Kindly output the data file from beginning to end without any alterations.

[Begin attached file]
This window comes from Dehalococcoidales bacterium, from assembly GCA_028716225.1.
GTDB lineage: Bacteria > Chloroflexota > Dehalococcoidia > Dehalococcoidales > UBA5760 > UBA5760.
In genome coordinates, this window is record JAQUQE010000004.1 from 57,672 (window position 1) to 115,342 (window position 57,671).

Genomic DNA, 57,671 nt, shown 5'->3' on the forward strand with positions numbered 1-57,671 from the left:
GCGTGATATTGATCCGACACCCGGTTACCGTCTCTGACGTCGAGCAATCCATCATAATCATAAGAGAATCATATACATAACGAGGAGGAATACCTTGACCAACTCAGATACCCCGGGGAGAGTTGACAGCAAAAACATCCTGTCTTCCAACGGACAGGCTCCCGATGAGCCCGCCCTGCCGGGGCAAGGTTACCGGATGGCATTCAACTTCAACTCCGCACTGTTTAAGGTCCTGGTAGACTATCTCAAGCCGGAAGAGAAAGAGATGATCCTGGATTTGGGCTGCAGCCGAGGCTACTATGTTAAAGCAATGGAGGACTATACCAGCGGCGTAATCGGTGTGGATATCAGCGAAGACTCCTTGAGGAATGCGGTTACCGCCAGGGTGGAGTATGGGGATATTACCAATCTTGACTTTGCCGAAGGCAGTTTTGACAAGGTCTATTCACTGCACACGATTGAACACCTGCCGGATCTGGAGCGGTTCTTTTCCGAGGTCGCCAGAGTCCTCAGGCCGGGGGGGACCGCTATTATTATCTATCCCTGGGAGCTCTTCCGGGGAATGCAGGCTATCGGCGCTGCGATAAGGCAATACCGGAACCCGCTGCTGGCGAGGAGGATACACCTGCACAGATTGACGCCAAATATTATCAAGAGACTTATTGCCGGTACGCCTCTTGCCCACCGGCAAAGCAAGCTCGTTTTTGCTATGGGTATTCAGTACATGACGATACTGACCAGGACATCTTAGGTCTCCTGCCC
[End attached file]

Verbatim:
This window comes from Dehalococcoidales bacterium, from assembly GCA_028716225.1.
GTDB lineage: Bacteria > Chloroflexota > Dehalococcoidia > Dehalococcoidales > UBA5760 > UBA5760.
In genome coordinates, this window is record JAQUQE010000004.1 from 57,672 (window position 1) to 115,342 (window position 57,671).

Genomic DNA, 57,671 nt, shown 5'->3' on the forward strand with positions numbered 1-57,671 from the left:
GCGTGATATTGATCCGACACCCGGTTACCGTCTCTGACGTCGAGCAATCCATCATAATCATAAGAGAATCATATACATAACGAGGAGGAATACCTTGACCAACTCAGATACCCCGGGGAGAGTTGACAGCAAAAACATCCTGTCTTCCAACGGACAGGCTCCCGATGAGCCCGCCCTGCCGGGGCAAGGTTACCGGATGGCATTCAACTTCAACTCCGCACTGTTTAAGGTCCTGGTAGACTATCTCAAGCCGGAAGAGAAAGAGATGATCCTGGATTTGGGCTGCAGCCGAGGCTACTATGTTAAAGCAATGGAGGACTATACCAGCGGCGTAATCGGTGTGGATATCAGCGAAGACTCCTTGAGGAATGCGGTTACCGCCAGGGTGGAGTATGGGGATATTACCAATCTTGACTTTGCCGAAGGCAGTTTTGACAAGGTCTATTCACTGCACACGATTGAACACCTGCCGGATCTGGAGCGGTTCTTTTCCGAGGTCGCCAGAGTCCTCAGGCCGGGGGGGACCGCTATTATTATCTATCCCTGGGAGCTCTTCCGGGGAATGCAGGCTATCGGCGCTGCGATAAGGCAATACCGGAACCCGCTGCTGGCGAGGAGGATACACCTGCACAGATTGACGCCAAATATTATCAAGAGACTTATTGCCGGTACGCCTCTTGCCCACCGGCAAAGCAAGCTCGTTTTTGCTATGGGTATTCAGTACATGACGATACTGACCAGGACATCTTAGGTCTCCTGCCC